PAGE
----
Equip Your HR Team with Data Literacy Skills

By HR Tech Outlook | Monday, July 01, 2019

 Data Literacy SkillsHR professionals need to be well-versed with the resource data that will help them and their organization to gain tremendous insights into the available data.

FREMONT, CA: HR leaders are shifting their focus from a risk-averse approach to a growth mindset with the move toward digitalization. Innovation is transforming the recruitment processes in more than one way. Many of the teams are also moving toward the latest human capital management (HCM) software on the cloud or a smart applicant tracking system (ATS) coupled with artificial intelligence (AI). But amidst the plethora of technologies and methods to choose from, it’s easy to lose track of the real objectives or requirements.

Understanding Data

Digital HR transformation is a great stepping stone, but data literacy and fluency of practitioners are also crucial to the future of HR practices. Organizations are increasingly becoming aware of the effectiveness of these technologies when they complement humans.

Decision-support tools and perspective analytics, powered by AI contribute immensely when they wade through massive data volumes but converting data into values is one aspect of the process while translating values into recommendations is another. Further, it requires the voice of people leaders who can explain the story to the business leaders and recommend the necessary course of action with respect to the talent.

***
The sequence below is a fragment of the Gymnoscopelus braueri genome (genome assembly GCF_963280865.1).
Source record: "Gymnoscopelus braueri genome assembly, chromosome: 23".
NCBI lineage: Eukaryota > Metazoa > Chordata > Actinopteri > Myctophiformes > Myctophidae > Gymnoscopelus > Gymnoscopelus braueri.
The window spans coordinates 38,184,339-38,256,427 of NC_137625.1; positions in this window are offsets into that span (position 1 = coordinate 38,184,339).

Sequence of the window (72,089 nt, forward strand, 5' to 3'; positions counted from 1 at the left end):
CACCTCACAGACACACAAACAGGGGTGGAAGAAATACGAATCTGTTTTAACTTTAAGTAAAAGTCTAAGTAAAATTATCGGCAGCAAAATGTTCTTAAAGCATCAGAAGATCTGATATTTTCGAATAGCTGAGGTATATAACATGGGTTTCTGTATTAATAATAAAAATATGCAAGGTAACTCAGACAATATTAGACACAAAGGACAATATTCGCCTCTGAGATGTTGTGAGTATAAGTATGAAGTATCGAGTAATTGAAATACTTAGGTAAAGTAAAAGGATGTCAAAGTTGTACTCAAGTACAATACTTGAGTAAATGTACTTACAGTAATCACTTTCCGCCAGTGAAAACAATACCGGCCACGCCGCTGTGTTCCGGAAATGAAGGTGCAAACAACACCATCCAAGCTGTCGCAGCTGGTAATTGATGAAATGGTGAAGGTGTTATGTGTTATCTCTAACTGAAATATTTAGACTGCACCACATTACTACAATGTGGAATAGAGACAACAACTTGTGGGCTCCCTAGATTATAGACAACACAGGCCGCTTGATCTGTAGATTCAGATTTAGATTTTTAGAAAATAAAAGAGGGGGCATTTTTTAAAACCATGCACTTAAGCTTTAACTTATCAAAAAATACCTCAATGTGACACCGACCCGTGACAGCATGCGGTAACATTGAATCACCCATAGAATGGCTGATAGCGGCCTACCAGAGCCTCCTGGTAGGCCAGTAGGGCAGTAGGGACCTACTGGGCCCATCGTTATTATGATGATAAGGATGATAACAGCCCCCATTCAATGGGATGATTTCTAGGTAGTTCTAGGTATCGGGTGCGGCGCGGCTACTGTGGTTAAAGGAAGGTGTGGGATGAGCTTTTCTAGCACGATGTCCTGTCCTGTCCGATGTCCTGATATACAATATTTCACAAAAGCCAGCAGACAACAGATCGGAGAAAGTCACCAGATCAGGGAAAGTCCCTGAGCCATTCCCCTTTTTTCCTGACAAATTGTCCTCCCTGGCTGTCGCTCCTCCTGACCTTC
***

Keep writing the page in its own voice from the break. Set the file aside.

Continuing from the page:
Improving HR Data Literacy Skills

Only 9 percent of practitioners consider their HR data literacy skills to be good or beyond based on the poll conducted at IMPACT 2018, at Bersin’s HR conference. Thus it is essential for the HR professionals to get well-versed with the resource data that will help them and the organization to streamline as well gain tremendous insights into the available data. Though the HR professionals will not have the same exposure in regression analysis or data wrangling that a classically trained data scientist but having enough data understanding to question, manage, and audit the influx of data is essential.

HR pros require an elementary knowledge of Mathematics, logic, and visualization to map the reality using hard data. Advanced HR tools may formulate spreadsheets and graphs instantly, but HR leaders must not bank upon them. Understanding technologies like big data and data mining and their incorporation into the current system will also occupy a crucial role in the future of HR processes.

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